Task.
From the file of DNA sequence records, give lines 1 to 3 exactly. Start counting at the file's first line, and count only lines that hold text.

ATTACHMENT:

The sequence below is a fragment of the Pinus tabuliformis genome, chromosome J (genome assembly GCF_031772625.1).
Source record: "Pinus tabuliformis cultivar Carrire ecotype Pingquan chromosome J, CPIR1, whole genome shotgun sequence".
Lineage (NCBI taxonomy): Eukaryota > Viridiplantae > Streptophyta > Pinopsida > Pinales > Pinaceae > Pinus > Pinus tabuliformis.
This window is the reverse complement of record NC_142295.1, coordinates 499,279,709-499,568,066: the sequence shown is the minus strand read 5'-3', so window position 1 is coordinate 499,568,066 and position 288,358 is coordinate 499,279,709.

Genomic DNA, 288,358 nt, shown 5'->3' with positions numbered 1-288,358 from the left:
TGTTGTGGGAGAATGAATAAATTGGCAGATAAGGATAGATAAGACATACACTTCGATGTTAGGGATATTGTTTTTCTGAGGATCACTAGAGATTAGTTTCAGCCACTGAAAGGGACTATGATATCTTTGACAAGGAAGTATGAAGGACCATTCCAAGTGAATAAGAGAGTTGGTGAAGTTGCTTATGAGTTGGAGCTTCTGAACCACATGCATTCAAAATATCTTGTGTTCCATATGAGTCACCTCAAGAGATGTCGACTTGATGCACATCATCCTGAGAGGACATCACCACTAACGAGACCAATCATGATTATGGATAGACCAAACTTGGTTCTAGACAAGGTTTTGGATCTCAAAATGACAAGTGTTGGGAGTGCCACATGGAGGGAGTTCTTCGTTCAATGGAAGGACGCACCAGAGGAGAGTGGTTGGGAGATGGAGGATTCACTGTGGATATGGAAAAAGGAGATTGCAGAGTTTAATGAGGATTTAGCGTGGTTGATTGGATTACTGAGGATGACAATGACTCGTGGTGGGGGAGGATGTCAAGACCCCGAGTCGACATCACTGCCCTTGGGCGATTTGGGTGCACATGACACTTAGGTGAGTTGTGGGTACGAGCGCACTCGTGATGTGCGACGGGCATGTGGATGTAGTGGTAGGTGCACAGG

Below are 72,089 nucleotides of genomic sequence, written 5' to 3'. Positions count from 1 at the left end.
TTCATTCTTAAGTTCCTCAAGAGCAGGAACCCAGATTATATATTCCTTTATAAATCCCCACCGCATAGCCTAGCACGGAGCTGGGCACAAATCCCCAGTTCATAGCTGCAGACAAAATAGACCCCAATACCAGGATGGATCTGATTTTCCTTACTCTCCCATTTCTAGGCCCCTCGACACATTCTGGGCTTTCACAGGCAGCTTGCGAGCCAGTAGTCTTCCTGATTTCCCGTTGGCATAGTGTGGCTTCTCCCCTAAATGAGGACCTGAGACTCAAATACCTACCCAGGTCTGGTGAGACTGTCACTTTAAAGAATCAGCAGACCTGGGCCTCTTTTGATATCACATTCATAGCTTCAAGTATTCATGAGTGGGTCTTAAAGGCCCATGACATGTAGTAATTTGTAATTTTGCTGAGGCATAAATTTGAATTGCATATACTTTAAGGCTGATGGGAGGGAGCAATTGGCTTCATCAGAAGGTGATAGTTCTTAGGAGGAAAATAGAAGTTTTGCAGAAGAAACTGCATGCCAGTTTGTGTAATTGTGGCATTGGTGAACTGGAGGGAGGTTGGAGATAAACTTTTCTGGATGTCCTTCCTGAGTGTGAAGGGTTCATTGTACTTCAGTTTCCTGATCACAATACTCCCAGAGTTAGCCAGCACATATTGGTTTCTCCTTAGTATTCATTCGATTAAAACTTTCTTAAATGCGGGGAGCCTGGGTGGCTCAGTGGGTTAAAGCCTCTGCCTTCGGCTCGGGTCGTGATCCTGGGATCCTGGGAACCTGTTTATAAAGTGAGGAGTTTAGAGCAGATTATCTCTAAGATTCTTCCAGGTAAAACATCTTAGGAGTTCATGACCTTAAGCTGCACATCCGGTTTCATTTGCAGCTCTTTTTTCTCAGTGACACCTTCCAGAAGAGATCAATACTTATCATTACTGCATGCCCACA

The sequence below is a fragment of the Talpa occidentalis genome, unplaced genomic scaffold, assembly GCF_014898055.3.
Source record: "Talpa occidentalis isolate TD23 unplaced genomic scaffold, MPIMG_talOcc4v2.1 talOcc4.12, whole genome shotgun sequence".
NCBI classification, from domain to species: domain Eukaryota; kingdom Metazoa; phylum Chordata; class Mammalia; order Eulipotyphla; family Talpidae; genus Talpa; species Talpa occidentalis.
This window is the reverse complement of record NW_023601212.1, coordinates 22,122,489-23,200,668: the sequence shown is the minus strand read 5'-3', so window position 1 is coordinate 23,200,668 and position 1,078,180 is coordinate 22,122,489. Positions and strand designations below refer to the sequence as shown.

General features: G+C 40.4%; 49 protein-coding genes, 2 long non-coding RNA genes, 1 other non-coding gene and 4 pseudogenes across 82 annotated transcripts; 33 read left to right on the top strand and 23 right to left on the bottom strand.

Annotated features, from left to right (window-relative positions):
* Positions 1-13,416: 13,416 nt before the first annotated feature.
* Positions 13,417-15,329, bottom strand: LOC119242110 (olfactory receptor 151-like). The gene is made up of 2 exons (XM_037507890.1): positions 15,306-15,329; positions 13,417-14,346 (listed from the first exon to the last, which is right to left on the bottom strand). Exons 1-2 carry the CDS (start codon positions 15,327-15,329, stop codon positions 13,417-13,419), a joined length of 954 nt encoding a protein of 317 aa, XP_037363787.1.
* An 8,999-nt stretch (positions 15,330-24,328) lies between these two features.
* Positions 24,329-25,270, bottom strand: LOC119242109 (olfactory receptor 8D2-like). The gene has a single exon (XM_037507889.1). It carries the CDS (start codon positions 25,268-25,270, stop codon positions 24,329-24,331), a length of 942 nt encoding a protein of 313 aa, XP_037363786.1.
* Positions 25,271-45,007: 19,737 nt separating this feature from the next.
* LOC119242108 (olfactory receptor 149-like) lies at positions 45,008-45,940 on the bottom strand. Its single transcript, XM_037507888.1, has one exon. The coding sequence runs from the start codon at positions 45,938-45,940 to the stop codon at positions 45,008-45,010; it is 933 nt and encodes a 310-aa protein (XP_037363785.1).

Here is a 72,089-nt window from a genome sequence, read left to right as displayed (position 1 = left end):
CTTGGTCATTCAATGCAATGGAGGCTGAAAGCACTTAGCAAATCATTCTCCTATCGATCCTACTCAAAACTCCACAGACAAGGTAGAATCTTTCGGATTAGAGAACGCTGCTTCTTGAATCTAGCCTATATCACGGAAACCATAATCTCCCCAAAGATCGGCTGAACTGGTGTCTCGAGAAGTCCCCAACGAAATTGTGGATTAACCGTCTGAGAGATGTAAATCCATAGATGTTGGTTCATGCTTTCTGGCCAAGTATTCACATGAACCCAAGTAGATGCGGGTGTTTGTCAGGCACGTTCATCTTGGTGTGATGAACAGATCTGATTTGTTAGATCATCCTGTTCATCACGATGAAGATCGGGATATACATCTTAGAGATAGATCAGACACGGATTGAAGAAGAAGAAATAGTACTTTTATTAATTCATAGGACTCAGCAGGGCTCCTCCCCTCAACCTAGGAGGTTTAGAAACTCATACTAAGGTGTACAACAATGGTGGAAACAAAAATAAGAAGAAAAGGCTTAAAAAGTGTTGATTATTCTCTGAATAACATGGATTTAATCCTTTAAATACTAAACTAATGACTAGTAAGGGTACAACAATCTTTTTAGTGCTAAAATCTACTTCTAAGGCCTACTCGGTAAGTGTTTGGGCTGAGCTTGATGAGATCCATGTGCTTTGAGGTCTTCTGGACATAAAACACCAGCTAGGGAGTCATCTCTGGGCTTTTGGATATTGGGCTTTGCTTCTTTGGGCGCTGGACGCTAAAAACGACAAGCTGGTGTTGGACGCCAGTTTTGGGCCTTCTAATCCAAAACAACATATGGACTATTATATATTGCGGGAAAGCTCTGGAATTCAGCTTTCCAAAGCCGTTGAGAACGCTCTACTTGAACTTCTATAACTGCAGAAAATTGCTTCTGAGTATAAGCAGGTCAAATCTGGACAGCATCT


The sequence below is a fragment of the Pinus tabuliformis genome, chromosome J (genome assembly GCF_031772625.1).
Source record: "Pinus tabuliformis cultivar Carrire ecotype Pingquan chromosome J, CPIR1, whole genome shotgun sequence".
Lineage (NCBI taxonomy): Eukaryota > Viridiplantae > Streptophyta > Pinopsida > Pinales > Pinaceae > Pinus > Pinus tabuliformis.